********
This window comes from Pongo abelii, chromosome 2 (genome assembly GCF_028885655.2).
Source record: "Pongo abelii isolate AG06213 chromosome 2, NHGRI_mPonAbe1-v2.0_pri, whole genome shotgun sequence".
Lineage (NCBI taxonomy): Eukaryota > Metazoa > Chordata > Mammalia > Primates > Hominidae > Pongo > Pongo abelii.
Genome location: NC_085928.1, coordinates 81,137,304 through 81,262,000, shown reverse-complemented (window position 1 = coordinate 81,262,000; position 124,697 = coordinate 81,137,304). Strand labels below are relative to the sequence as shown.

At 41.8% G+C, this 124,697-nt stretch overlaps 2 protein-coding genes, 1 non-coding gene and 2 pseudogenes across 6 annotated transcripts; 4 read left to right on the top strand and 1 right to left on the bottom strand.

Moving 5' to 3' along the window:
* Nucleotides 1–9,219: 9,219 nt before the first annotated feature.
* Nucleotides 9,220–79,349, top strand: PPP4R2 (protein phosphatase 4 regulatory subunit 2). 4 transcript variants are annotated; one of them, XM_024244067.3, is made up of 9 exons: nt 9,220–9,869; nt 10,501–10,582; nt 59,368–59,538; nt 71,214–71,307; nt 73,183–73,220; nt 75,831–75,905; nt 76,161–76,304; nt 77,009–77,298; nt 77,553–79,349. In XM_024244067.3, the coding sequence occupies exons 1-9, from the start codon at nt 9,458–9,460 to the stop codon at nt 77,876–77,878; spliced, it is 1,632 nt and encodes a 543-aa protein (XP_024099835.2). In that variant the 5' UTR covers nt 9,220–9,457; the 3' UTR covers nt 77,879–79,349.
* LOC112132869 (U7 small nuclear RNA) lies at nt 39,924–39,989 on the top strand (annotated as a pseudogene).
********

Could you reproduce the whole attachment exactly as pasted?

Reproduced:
This window comes from Pongo abelii, chromosome 2 (genome assembly GCF_028885655.2).
Source record: "Pongo abelii isolate AG06213 chromosome 2, NHGRI_mPonAbe1-v2.0_pri, whole genome shotgun sequence".
Lineage (NCBI taxonomy): Eukaryota > Metazoa > Chordata > Mammalia > Primates > Hominidae > Pongo > Pongo abelii.
Genome location: NC_085928.1, coordinates 81,137,304 through 81,262,000, shown reverse-complemented (window position 1 = coordinate 81,262,000; position 124,697 = coordinate 81,137,304). Strand labels below are relative to the sequence as shown.

At 41.8% G+C, this 124,697-nt stretch overlaps 2 protein-coding genes, 1 non-coding gene and 2 pseudogenes across 6 annotated transcripts; 4 read left to right on the top strand and 1 right to left on the bottom strand.

Moving 5' to 3' along the window:
* Nucleotides 1–9,219: 9,219 nt before the first annotated feature.
* Nucleotides 9,220–79,349, top strand: PPP4R2 (protein phosphatase 4 regulatory subunit 2). 4 transcript variants are annotated; one of them, XM_024244067.3, is made up of 9 exons: nt 9,220–9,869; nt 10,501–10,582; nt 59,368–59,538; nt 71,214–71,307; nt 73,183–73,220; nt 75,831–75,905; nt 76,161–76,304; nt 77,009–77,298; nt 77,553–79,349. In XM_024244067.3, the coding sequence occupies exons 1-9, from the start codon at nt 9,458–9,460 to the stop codon at nt 77,876–77,878; spliced, it is 1,632 nt and encodes a 543-aa protein (XP_024099835.2). In that variant the 5' UTR covers nt 9,220–9,457; the 3' UTR covers nt 77,879–79,349.
* LOC112132869 (U7 small nuclear RNA) lies at nt 39,924–39,989 on the top strand (annotated as a pseudogene).